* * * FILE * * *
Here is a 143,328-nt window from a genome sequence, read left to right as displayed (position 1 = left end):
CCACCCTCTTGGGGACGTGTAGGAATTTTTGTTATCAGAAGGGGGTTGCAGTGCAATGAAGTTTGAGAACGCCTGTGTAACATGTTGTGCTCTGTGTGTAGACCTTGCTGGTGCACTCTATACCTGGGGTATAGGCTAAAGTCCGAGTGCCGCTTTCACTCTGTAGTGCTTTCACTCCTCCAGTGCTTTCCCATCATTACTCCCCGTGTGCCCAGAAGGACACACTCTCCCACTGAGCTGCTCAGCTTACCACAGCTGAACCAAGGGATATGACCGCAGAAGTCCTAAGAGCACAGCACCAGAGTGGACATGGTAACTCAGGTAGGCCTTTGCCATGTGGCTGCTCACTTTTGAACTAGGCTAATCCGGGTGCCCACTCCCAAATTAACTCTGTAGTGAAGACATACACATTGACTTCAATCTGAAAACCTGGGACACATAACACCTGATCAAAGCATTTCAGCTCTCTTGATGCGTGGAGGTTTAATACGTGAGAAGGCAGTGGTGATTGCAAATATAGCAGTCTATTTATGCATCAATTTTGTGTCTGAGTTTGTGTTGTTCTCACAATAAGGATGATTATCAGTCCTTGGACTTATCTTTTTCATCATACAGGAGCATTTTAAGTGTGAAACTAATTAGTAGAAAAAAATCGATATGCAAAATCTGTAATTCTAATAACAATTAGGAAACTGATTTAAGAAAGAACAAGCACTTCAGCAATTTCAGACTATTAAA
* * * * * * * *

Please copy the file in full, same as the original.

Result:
Here is a 143,328-nt window from a genome sequence, read left to right as displayed (position 1 = left end):
CCACCCTCTTGGGGACGTGTAGGAATTTTTGTTATCAGAAGGGGGTTGCAGTGCAATGAAGTTTGAGAACGCCTGTGTAACATGTTGTGCTCTGTGTGTAGACCTTGCTGGTGCACTCTATACCTGGGGTATAGGCTAAAGTCCGAGTGCCGCTTTCACTCTGTAGTGCTTTCACTCCTCCAGTGCTTTCCCATCATTACTCCCCGTGTGCCCAGAAGGACACACTCTCCCACTGAGCTGCTCAGCTTACCACAGCTGAACCAAGGGATATGACCGCAGAAGTCCTAAGAGCACAGCACCAGAGTGGACATGGTAACTCAGGTAGGCCTTTGCCATGTGGCTGCTCACTTTTGAACTAGGCTAATCCGGGTGCCCACTCCCAAATTAACTCTGTAGTGAAGACATACACATTGACTTCAATCTGAAAACCTGGGACACATAACACCTGATCAAAGCATTTCAGCTCTCTTGATGCGTGGAGGTTTAATACGTGAGAAGGCAGTGGTGATTGCAAATATAGCAGTCTATTTATGCATCAATTTTGTGTCTGAGTTTGTGTTGTTCTCACAATAAGGATGATTATCAGTCCTTGGACTTATCTTTTTCATCATACAGGAGCATTTTAAGTGTGAAACTAATTAGTAGAAAAAAATCGATATGCAAAATCTGTAATTCTAATAACAATTAGGAAACTGATTTAAGAAAGAACAAGCACTTCAGCAATTTCAGACTATTAAA